How to Create Local Economic Impact

By Shawn Dell Joyce

Rep. Maurice Hinchey has made a startling statement — that the concentration of wealth in the U.S. is the same today as it was in the 1920’s with the highest concentration of dollars in the hands of the wealthiest few. It seems that most of those wealthy hands don’t live in the Wallkill Valley.

We must create our own economic stimulus if we are to weather the current economic climate. One way that we can all do this is by interweaving our businesses and households with other local businesses and farms.  What I mean by this is generating economic impact in our hometowns by keeping our money flowing in the local economy, and passing through local business after local business.
One way we do this in Montgomery is through a band of village businesses called Montgomery Business Association. We work together to bring cultural tourism to our quaint historic village. We also look for ways to connect our businesses and lower our operating costs.

For example, I’m the director of the nonprofit Wallkill River School. We are working with Ms. Claire’s Musical Cupboard on summer programs for children. We will share the cost of a locally-printed brochure which advertises both businesses.
The way this act generates local economic impact is that $100 comes in to Ms. Claire’s Musical Cupboard from a parent enrolling their child. Part of that $100 pays the teacher who lives locally, part goes to pay rent to a local landlord, and toward advertising that helps benefit Wallkill River School by lowering our advertising costs as well. Net result, several local businesses have benefitted by one parent buying local.

Looking at a larger scale, I traced the economic impact of the Wallkill River School on our local community.  Last year, we had 806 adult enrollments in 131 classes, and 174 child enrollments in 30 classes bringing in a gross of $77,156. Additionally, we offered a comprehensive free teen art class program offering 20 classes to 194 local teen enrollments, and a free Senior’s class serving  780 drop-ins per year almost equaling attendance in our paying classes.

Of the $77,156 brought in by art classes,  half was paid out to the local artists who taught the classes. The other $38,500 goes toward paying staff salaries; both employees live in the community and pay local property taxes.  And part went to paying utility bills, insurance (through a local broker) and refreshment costs.  The gallery part of our business pays the rent which goes to our local landlord and patron, Ed Devitt.
We created economic impact in our home community by partnering with James Douglas Gallery for framing, and sending him thousands of dollars of framing business. We also generate business for a local art supply store, Newburgh Art Supply. We partnered with several local farms including joining the Share of the Harvest Program at Sycamore Farms to provide local foods picnic lunch for our summer outdoor painting class and for still life objects, Hoeffner’s Farm for seasonal decorations like cut flowers, pine drapes and wreaths, mums, etc.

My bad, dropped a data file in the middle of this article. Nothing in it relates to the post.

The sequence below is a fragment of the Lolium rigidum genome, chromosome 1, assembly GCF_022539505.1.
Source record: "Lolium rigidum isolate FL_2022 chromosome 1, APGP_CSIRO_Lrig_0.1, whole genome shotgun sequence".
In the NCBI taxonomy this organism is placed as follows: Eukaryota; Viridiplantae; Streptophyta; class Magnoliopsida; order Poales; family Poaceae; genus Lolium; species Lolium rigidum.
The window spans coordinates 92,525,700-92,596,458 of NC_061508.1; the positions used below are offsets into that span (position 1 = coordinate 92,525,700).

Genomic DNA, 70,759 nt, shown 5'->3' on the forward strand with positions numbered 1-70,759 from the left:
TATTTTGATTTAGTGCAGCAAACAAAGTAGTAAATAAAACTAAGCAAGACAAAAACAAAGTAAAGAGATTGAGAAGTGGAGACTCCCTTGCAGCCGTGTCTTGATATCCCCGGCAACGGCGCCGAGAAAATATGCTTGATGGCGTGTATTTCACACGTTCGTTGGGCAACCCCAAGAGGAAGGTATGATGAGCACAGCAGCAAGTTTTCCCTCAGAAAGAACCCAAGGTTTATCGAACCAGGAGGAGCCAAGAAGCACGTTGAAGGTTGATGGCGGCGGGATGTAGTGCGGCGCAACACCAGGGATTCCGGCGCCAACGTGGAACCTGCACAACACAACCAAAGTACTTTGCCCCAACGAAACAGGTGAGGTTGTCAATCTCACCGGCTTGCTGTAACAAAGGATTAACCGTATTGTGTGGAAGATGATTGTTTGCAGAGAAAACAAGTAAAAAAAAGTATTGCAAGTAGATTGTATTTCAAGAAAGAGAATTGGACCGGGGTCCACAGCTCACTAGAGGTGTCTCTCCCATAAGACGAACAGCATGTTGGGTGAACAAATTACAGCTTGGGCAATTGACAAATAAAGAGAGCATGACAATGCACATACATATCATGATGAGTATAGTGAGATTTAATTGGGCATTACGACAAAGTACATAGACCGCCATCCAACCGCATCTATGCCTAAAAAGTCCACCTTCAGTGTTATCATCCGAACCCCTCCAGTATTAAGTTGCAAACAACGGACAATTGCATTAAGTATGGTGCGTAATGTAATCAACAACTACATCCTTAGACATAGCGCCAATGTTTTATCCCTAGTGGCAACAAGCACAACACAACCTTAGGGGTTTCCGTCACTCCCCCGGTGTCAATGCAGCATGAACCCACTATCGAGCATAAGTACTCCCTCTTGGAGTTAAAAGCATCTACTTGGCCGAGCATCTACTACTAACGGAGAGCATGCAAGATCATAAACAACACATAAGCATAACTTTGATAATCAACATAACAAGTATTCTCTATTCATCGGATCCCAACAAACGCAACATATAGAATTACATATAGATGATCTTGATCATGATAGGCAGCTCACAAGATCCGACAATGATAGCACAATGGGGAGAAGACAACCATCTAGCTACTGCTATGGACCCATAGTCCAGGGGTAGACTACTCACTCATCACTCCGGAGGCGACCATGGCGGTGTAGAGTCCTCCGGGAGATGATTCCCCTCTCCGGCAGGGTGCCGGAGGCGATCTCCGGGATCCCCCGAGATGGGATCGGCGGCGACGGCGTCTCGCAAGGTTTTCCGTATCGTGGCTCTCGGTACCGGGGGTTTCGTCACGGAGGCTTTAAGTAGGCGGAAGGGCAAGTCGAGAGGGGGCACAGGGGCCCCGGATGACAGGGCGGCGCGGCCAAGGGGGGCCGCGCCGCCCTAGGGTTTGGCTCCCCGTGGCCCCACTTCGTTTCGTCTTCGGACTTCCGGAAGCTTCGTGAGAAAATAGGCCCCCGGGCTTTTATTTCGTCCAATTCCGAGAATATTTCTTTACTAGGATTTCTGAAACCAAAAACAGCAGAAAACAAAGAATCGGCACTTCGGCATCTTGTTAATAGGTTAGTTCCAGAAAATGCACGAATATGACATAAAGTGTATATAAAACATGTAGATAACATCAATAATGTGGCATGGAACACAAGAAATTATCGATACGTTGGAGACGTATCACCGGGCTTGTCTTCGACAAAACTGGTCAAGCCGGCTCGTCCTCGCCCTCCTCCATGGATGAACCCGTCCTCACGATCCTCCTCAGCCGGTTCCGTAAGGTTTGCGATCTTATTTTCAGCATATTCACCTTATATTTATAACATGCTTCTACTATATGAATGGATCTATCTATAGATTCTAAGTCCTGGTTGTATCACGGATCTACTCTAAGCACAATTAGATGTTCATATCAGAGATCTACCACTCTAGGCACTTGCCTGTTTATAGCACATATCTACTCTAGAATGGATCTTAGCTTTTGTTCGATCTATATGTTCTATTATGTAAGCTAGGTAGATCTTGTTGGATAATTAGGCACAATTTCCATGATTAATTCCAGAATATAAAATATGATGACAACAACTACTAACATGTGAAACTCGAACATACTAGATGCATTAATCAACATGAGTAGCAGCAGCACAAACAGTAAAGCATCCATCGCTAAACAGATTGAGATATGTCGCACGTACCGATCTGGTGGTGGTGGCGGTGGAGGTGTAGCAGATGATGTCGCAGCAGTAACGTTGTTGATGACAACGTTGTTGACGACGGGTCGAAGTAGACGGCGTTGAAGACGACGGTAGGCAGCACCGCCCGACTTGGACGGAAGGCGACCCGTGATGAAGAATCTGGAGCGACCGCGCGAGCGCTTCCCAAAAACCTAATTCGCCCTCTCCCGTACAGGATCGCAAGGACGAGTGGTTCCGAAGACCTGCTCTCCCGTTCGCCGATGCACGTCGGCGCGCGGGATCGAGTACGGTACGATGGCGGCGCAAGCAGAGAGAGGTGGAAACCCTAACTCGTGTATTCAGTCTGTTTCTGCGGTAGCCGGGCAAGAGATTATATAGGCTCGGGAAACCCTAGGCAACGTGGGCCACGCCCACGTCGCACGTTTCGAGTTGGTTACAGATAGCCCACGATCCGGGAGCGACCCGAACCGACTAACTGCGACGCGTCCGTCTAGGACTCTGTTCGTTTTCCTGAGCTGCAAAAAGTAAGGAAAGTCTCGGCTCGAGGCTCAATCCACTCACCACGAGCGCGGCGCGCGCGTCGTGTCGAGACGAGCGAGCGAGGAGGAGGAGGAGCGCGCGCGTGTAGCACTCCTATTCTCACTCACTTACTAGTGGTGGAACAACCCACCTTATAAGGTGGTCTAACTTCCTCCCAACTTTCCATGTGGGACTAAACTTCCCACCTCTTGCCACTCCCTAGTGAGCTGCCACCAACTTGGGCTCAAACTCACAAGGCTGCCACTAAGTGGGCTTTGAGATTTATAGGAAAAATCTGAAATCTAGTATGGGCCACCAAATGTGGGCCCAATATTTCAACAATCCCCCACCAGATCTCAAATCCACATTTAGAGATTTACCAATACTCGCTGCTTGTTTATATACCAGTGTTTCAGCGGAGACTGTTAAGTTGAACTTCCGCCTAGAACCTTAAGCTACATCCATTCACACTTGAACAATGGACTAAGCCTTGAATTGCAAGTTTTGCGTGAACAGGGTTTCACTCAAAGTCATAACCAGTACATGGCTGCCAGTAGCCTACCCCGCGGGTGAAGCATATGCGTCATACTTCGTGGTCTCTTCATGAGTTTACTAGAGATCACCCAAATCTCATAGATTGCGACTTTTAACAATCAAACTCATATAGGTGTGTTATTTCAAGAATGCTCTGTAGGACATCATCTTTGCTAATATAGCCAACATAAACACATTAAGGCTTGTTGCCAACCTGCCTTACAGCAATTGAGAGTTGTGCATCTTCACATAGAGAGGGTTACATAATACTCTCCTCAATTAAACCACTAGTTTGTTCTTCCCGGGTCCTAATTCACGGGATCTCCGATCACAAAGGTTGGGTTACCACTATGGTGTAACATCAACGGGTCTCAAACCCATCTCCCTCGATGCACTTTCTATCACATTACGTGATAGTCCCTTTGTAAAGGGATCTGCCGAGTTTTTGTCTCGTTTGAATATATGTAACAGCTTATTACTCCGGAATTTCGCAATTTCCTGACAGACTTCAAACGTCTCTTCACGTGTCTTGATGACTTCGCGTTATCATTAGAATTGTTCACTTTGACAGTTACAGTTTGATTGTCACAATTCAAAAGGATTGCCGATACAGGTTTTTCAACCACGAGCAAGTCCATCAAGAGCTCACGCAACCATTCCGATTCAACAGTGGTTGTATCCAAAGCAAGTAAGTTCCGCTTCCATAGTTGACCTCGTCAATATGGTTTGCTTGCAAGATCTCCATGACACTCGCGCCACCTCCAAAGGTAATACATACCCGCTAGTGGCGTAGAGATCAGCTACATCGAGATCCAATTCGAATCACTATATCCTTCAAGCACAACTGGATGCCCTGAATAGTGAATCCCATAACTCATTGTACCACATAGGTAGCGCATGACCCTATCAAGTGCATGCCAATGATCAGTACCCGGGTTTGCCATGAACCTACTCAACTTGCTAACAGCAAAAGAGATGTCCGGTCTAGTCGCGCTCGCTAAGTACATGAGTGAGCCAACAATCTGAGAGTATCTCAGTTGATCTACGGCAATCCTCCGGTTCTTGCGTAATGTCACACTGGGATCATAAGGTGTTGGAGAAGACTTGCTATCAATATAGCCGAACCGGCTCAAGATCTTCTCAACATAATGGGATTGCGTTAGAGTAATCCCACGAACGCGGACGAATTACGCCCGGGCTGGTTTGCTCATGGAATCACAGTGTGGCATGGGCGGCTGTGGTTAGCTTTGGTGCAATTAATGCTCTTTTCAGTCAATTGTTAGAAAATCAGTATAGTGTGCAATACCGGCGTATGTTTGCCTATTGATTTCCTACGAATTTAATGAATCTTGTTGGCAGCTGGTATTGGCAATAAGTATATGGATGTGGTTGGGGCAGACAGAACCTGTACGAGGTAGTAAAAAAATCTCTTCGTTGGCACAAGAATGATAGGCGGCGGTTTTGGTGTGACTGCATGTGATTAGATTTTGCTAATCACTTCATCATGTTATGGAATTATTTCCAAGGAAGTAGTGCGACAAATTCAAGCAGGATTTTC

Another way we found to generate economic impact is to partner with several local restaurants including Wildfire Grill, Ward’s Bridge Inn, and Iron Café to provide lunches for our classes generating more than $3,000 in lunch revenues for these businesses. All together, our economic impact on this community was to pay out more than $80,000 to other local businesses and residents, creating a multiplier effect as they, in turn, support other local businesses and pay local taxes.
I hope our model of doing business gives you some ideas of ways that your business and family can also stimulate the local economy.  This is common sense stimulus, which, to me, makes more sense then handing over a massive federal debt to our grandchildren.


2 Responses to “How to Create Local Economic Impact”

  1. fromage Says:

    Great article and I concur we must support our local businesses and reduce the number of “box” stores that are killing our local small businesses. Look at Monroe since the Walmart, Home Depot, etc. arrived. It is a ghost town.

    The County Government is one that shows how not to do this. Many of the firms that do business with the county are from out of state. So we tax our residents but send our money out of Orange County. What a business model!

    No wonder people cannot live in our state and no wonder the personal income for Orange County has gone down $2 billion in 2008, yes I meant billion. It went from $13 billion in 2007 to $11 billion in 2008 according to the U.S. Census data.

    I cannot wait until I can see the 2009 numbers.

  2. Catskill Round-up 2/1/2010 « Zinc Plate Press Blog Says:

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